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The Impact of Changes in Household Living Arrangements on the Poverty Rate among Elderly People in South Korea(2016)

by 사용자 SNU Sociology 2019. 9. 13.

Author: Keong Suk Park (Professor, Department of Sociology, Seoul National University) 

                Mi Seon Kim (PhD. Student, Department of Sociology, Seoul National University)

 

Source: Korean Journal of Sociology, 50(1), 221-253.


 Decreases in the number of households with elderly parents living with their children and increases in the number of elderly single-person or couple households are the main factors contributing to increasing poverty rate among elderly people in South Korea.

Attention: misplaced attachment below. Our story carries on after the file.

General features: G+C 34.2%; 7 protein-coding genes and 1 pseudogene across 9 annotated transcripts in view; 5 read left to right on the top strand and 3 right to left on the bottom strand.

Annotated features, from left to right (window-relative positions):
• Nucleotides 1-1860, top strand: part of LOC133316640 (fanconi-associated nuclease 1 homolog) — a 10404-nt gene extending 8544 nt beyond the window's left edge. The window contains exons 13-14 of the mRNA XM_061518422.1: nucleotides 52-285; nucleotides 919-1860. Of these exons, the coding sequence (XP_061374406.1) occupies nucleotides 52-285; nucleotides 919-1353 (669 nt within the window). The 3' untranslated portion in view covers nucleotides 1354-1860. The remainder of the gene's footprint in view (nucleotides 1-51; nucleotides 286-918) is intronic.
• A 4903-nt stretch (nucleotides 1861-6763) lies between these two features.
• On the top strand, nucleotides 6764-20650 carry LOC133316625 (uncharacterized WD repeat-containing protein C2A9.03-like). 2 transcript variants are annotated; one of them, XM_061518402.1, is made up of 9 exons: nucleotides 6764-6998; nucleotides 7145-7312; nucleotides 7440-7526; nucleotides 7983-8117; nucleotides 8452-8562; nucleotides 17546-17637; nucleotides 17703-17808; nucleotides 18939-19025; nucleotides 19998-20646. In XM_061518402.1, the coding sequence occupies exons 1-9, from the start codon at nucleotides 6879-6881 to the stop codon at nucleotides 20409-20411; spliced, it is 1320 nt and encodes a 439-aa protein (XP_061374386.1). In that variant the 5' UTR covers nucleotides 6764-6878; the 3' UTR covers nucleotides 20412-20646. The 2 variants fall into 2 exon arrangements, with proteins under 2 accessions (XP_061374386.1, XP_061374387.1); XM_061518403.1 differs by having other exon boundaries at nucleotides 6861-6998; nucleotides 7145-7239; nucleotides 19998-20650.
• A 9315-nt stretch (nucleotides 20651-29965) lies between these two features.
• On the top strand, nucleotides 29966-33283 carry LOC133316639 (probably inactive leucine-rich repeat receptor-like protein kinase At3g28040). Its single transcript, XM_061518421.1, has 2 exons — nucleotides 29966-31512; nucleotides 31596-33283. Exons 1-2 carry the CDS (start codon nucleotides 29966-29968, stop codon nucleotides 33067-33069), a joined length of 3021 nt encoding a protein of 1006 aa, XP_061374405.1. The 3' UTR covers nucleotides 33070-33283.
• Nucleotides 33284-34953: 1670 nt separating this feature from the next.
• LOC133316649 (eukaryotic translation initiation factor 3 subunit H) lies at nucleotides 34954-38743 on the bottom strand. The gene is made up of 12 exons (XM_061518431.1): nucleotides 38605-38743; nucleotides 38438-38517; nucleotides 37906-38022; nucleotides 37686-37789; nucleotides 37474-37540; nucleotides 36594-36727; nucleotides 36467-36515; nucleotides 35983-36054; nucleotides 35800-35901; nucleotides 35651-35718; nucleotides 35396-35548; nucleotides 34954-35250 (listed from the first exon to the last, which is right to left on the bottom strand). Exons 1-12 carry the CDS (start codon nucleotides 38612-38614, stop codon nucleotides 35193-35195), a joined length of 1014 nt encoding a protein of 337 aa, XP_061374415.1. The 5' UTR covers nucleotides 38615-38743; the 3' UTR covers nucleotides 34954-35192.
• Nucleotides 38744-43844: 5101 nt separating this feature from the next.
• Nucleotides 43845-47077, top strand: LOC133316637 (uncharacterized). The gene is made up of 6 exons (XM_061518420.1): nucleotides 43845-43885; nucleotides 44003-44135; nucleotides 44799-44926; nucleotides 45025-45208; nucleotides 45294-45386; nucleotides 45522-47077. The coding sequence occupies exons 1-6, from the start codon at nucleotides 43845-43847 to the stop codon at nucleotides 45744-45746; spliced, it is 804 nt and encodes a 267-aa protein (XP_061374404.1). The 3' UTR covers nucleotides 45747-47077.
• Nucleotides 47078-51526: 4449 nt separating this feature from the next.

Rather than a direct cause and effect relationship, the authors argue that the heightened poverty rate is the result of attenuated sources of income, other than family support, for elderly people in South Korea, where a more universal social security system is necessary.


Abstract

  Household living arrangements for elderly people have changed significantly over the past 20 years in South Korea. While the proportion of elderly couples or individuals living alone significantly increased, the proportion of elderly people living with their children has decreased significantly.

  This study analyzes, empirically, the impact these changes in elderly people’s living arrangements have on poverty rate fluctuations. The data used is based on the Korean Income and Labor Panel Survey (KLIPS) conducted in 1998, 2008, and 2011. This study decomposes the effects of changes in the poverty rate into the effects of change in household living arrangement as well as household gender, and age compositions.